Frustrated Mainstream and Siemens call on Scot-Govt to fix foiled application for mammoth offshore windfarm

Bass Rock
Bass Rock

The combined German-Japanese-Irish consortium behind one of the four failed planning applications for large-scale offshore wind farms off the eastern Scottish seaboard has today urged the Scottish Government to ‘get it fixed as soon as possible’.

Last week, the Court of Session upheld a judicial review appeal by the Royal Society for the Protection of Birds that the proposal by Mainstream Power – an Ireland-based developer –  was invalid because it failed to sufficiently consider the impact its Neart Na Gaoithe wind farm would have on marine birdlife.

As a result, Mainstream Renewable Power’s Neart, SDIC Power’s 784-MW Inch Cape and SSE and Fluor’s 1050-MW Seagreen wind farms – which would collectively invest some £8 billion into these developments –  no longer have valid planning permission after Lord Stewart upheld the RSPB claim that the consents granted in October 2014 by the Scottish Government were defective.

Whilst SSE said last week that it was ‘considering’ the verdict, Mainstream Power – allied with its financial backers and proposed turbine suppliers – have today published an open letter to the Scottish Government calling for urgent action.

In a blunt warning, Andy Kinsella, executive director and group chief operating officer, Mainstream Renewable Power, and Wolfgang Bischoff, head of EMEA project & structured finance at Siemens, have told Scottish First Minister Nicola Sturgeon and Scottish Energy Minister Paul Wheelhouse:

“The global energy industry is watching how Scotland’s government acts over the coming days.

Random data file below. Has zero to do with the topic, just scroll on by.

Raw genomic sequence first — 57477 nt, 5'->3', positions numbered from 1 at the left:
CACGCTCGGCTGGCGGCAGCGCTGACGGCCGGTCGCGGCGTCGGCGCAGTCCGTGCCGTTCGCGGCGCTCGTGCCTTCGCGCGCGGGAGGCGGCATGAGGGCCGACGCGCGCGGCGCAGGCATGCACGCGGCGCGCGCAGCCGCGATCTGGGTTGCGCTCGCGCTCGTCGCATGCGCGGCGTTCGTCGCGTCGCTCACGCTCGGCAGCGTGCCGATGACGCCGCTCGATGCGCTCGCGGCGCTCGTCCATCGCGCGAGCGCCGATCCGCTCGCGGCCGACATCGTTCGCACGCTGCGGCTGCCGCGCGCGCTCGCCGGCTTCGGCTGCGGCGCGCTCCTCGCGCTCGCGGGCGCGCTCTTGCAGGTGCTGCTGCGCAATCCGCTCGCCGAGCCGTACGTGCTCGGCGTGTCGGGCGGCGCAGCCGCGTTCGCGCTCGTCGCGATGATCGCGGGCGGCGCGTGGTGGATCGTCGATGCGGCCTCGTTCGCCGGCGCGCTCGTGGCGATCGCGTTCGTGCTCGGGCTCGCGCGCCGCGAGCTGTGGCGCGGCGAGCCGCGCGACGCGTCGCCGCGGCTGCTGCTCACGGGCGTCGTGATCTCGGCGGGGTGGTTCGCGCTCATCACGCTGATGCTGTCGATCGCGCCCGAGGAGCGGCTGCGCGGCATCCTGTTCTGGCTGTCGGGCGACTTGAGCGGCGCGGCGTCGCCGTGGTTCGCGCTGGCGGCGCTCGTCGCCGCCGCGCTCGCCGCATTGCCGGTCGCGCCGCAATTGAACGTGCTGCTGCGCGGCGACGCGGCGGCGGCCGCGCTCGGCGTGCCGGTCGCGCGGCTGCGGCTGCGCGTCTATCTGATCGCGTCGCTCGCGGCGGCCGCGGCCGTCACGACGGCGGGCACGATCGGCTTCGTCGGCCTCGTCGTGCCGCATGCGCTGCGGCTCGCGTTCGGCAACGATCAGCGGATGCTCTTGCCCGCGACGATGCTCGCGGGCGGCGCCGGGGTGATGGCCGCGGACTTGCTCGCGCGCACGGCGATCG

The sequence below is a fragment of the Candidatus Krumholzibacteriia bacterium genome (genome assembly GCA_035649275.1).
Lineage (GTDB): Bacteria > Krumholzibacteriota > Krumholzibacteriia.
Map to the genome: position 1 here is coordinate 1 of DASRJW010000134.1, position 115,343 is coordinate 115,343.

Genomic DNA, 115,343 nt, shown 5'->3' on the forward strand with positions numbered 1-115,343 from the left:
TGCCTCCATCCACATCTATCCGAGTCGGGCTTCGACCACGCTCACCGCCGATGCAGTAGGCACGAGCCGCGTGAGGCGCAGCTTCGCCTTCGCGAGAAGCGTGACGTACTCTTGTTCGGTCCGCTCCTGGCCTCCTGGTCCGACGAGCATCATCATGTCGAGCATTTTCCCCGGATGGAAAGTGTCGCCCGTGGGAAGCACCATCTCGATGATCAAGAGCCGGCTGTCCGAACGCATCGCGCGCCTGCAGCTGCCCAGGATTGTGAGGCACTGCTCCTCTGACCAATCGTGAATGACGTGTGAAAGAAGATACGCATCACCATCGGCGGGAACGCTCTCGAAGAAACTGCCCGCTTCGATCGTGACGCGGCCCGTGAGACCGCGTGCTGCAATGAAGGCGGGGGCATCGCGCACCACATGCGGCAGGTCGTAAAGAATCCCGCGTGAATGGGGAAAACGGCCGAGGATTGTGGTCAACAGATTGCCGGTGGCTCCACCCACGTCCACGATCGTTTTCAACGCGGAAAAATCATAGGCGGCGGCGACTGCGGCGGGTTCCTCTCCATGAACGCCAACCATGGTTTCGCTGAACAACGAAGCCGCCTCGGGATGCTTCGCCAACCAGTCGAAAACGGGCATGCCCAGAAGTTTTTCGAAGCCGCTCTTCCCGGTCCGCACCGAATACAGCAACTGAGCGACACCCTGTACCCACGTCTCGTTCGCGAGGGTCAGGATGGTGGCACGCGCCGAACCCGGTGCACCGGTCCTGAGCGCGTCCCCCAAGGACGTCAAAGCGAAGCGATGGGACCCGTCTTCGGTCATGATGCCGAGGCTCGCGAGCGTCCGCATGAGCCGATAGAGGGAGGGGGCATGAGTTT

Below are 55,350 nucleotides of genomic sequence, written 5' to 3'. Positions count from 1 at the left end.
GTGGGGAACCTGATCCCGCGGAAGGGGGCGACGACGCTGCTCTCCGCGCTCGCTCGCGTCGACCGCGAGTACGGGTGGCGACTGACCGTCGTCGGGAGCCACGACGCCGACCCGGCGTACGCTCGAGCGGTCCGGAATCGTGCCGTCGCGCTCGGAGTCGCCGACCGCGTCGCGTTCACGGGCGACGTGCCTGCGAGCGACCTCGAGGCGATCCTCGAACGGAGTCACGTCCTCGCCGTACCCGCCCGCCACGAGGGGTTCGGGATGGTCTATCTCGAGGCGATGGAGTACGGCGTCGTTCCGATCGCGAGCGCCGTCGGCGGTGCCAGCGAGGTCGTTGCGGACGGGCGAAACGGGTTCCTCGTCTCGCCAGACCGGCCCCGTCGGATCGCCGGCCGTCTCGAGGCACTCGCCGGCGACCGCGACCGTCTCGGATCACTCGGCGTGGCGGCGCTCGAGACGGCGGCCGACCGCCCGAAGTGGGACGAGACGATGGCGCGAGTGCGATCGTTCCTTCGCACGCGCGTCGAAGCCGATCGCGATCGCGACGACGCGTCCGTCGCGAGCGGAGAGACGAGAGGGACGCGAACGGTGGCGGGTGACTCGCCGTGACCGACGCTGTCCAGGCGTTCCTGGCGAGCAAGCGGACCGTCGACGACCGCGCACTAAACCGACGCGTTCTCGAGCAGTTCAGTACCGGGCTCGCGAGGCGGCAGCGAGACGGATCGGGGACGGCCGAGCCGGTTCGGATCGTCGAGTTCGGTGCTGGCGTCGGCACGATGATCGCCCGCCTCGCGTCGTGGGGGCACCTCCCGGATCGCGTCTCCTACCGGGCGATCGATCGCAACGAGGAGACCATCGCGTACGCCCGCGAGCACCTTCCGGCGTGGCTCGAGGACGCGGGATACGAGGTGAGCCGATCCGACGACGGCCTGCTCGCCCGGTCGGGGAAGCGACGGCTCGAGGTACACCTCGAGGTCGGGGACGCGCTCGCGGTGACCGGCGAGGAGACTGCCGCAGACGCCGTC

“It is now for Scottish ministers urgently to set out how they will address the result of the judicial review positively to ensure the opportunity is grasped, and to work with us and our partners to ensure that this nationally significant project is properly consented and brought into operation in the very near term.

“Doing so will reassure investors that Scotland is still a destination for inward investment.”

Kinsella added: “Neart Na Gaoithe is a £2bn capital infrastructure project that is of national significance. It will play a key role in delivering the Scottish Government’s target of 100% of Scotland’s electricity from renewable sources by 2020, and the wider climate and energy objectives of the UK government.

“It will create hundreds of jobs during its construction and operation and it will generate significant local economic impact across the country, in particular on the east coast from Dundee to Eyemouth. NnG will also provide the lowest-cost energy from any offshore wind farm yet granted consent – sufficient to power a city the size of Edinburgh.

We are global companies with energy businesses on every continent. We see Scotland as having the potential to be a leading international market for offshore wind. We have invested in Scotland as we believe it should be an ideal location to deliver large-scale offshore renewables given its skilled employees, expertise in the power industry, and its natural high wind speeds.

“It is for these reasons that the judicial review decision is so disappointing to our companies -Mainstream, Marubeni Europower, Siemens and InterGen”.

A Scot-Govt. spokesman said Ministers are considering the Court of Session verdict.

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